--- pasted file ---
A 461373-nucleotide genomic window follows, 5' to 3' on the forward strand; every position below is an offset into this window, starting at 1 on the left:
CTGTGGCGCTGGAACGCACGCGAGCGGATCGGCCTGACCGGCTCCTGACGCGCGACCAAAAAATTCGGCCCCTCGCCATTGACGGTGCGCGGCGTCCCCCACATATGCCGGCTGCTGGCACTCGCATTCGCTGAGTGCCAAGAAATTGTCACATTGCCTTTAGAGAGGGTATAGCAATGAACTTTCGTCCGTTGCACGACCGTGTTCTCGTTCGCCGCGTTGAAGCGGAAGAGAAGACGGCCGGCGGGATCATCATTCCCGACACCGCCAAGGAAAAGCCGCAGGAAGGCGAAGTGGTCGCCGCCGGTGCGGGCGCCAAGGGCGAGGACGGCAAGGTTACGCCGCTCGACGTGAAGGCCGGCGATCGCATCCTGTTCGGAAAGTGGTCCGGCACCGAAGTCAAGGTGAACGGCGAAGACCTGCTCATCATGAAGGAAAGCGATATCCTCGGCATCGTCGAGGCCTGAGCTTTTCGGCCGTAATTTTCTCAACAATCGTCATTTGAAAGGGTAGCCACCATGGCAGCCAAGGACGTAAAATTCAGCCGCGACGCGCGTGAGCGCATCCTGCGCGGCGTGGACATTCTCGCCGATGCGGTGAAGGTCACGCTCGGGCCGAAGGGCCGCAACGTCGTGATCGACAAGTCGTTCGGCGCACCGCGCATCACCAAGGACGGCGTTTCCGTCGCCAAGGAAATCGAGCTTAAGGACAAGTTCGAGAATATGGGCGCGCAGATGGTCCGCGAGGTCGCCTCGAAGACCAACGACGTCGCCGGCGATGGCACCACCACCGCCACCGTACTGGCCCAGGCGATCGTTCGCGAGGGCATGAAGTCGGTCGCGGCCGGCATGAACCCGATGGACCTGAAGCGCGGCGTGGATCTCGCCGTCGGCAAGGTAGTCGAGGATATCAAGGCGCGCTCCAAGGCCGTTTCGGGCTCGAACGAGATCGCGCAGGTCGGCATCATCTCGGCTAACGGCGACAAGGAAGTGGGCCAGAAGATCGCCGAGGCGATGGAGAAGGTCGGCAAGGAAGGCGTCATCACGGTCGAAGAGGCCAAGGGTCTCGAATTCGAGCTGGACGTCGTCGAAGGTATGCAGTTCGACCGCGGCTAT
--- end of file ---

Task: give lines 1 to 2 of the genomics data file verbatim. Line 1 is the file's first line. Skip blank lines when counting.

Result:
A 461373-nucleotide genomic window follows, 5' to 3' on the forward strand; every position below is an offset into this window, starting at 1 on the left:
CTGTGGCGCTGGAACGCACGCGAGCGGATCGGCCTGACCGGCTCCTGACGCGCGACCAAAAAATTCGGCCCCTCGCCATTGACGGTGCGCGGCGTCCCCCACATATGCCGGCTGCTGGCACTCGCATTCGCTGAGTGCCAAGAAATTGTCACATTGCCTTTAGAGAGGGTATAGCAATGAACTTTCGTCCGTTGCACGACCGTGTTCTCGTTCGCCGCGTTGAAGCGGAAGAGAAGACGGCCGGCGGGATCATCATTCCCGACACCGCCAAGGAAAAGCCGCAGGAAGGCGAAGTGGTCGCCGCCGGTGCGGGCGCCAAGGGCGAGGACGGCAAGGTTACGCCGCTCGACGTGAAGGCCGGCGATCGCATCCTGTTCGGAAAGTGGTCCGGCACCGAAGTCAAGGTGAACGGCGAAGACCTGCTCATCATGAAGGAAAGCGATATCCTCGGCATCGTCGAGGCCTGAGCTTTTCGGCCGTAATTTTCTCAACAATCGTCATTTGAAAGGGTAGCCACCATGGCAGCCAAGGACGTAAAATTCAGCCGCGACGCGCGTGAGCGCATCCTGCGCGGCGTGGACATTCTCGCCGATGCGGTGAAGGTCACGCTCGGGCCGAAGGGCCGCAACGTCGTGATCGACAAGTCGTTCGGCGCACCGCGCATCACCAAGGACGGCGTTTCCGTCGCCAAGGAAATCGAGCTTAAGGACAAGTTCGAGAATATGGGCGCGCAGATGGTCCGCGAGGTCGCCTCGAAGACCAACGACGTCGCCGGCGATGGCACCACCACCGCCACCGTACTGGCCCAGGCGATCGTTCGCGAGGGCATGAAGTCGGTCGCGGCCGGCATGAACCCGATGGACCTGAAGCGCGGCGTGGATCTCGCCGTCGGCAAGGTAGTCGAGGATATCAAGGCGCGCTCCAAGGCCGTTTCGGGCTCGAACGAGATCGCGCAGGTCGGCATCATCTCGGCTAACGGCGACAAGGAAGTGGGCCAGAAGATCGCCGAGGCGATGGAGAAGGTCGGCAAGGAAGGCGTCATCACGGTCGAAGAGGCCAAGGGTCTCGAATTCGAGCTGGACGTCGTCGAAGGTATGCAGTTCGACCGCGGCTAT